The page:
Duncan: Senate Delivers ‘Meaningful, Bipartisan Hate Crimes Bill’
ATLANTA (June 23, 2020) | Lt. Gov. Geoff Duncan said the legislation passed by the Senate today delivers on his promise of a strong, meaningful and bipartisan hate crimes bill. HB 426 passed by an overwhelming margin of 47-6.
“At a time when our nation feels so divided, Georgia is bringing forth a moment of unity,” Duncan said. “The Senate legislation builds on the great work done by the House, and it includes input from a diverse coalition of leaders. This collaborative effort has produced a strong, meaningful hate crimes bill that protects people in targeted groups and sends a strong statement about our values.
“Our state is the cradle of the civil rights movement. It’s the home of Dr. Martin Luther King Jr. Our capital is the City Too Busy To Hate. We’re proud of the progress we’ve made – progress that allowed us to become the first state in the Deep South to emerge as an international business hub. But events in recent months – from the killing of Ahmaud Arbery in Brunswick to the protests we’ve seen in Atlanta – have reminded us that we still have much work to do. This legislation is one example of how we’re committed to doing that work.”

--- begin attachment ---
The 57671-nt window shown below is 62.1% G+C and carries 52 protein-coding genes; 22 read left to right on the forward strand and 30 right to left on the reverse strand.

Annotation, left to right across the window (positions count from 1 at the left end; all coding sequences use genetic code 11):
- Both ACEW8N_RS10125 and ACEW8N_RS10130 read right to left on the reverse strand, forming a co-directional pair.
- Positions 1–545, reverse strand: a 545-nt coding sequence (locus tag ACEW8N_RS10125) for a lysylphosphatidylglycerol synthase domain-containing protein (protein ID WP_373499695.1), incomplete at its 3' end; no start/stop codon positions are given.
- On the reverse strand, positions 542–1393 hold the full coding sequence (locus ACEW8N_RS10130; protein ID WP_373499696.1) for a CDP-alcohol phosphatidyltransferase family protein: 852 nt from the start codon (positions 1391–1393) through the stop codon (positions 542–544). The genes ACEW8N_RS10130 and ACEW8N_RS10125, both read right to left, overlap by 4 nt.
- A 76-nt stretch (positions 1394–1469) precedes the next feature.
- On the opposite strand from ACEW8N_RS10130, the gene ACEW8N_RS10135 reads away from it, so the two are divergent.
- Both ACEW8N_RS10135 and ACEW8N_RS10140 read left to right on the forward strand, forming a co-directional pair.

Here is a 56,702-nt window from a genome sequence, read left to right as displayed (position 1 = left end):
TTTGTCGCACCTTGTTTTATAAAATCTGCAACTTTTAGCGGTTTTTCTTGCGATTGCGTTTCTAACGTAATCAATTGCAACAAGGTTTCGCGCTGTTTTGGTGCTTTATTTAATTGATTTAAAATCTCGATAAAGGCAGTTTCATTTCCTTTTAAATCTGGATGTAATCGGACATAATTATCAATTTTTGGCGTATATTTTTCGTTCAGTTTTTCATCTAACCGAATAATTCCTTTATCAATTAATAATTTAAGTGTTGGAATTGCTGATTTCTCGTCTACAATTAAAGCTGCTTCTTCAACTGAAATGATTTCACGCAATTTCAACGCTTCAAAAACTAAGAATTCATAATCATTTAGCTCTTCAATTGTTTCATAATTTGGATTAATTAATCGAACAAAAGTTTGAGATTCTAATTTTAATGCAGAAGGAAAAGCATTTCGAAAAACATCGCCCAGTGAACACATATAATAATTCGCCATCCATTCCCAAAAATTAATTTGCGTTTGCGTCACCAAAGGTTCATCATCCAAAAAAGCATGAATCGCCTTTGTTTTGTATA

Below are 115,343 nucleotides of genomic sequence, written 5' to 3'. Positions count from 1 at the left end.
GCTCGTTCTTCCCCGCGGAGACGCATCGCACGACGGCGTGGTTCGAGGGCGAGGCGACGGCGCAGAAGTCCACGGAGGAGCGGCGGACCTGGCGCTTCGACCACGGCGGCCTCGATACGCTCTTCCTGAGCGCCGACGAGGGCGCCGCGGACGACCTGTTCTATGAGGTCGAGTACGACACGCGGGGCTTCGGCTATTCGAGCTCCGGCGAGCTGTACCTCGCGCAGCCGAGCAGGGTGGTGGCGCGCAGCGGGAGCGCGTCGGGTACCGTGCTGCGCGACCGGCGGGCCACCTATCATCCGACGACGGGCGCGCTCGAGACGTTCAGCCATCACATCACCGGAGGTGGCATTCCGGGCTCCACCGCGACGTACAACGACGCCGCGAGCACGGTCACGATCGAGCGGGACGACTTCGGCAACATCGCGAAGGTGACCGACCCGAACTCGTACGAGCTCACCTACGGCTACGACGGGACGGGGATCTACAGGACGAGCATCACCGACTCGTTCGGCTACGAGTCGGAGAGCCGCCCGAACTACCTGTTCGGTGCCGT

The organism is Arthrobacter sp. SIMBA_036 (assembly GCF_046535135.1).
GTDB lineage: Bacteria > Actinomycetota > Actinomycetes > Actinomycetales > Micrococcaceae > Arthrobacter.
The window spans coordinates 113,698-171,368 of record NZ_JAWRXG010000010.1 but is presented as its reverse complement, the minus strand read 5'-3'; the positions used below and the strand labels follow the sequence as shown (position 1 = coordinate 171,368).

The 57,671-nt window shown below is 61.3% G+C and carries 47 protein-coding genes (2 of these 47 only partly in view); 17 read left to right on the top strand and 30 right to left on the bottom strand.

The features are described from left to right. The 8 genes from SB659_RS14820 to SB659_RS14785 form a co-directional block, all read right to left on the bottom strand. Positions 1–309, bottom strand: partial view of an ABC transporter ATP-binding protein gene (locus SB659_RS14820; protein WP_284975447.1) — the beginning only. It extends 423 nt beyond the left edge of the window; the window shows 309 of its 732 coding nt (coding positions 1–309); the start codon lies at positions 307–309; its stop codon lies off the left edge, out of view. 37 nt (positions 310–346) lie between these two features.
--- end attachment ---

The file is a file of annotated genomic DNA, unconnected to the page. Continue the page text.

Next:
HB 426 as amended by the Senate provides a penalty enhancement for crimes where it is proven beyond a reasonable doubt that the defendant intentionally selected any victim or group of victims or any property as the object of the offense because of the victim or group of victims’ actual or perceived race, color, religion, national origin, sex, sexual orientation, gender, mental disability or physical disability."
The Senate amended the legislation to craft a list of five “designated misdemeanors,” which include: simple assault; simple battery; battery; criminal trespass; and theft by taking. Penalty enhancements can be imposed when a hate crime is committed and the underlying crime is one of the five designated misdemeanors or a felony offense. The Senate also included a reporting element that requires police departments to file a written “Bias Crime Report,” which will be considered for statistical purposes only, and where no arrests are made, will not be subject to Open Records laws. The reports will be compiled by the Georgia Bureau of Investigation and published annually in the Georgia Uniform Crime Report. “Today, Georgia is one step closer to taking its name off the short list of states lacking a hate crimes law. I look forward to working hand in hand with Speaker Ralston to get this bill to Gov. Kemp’s desk,” Duncan said.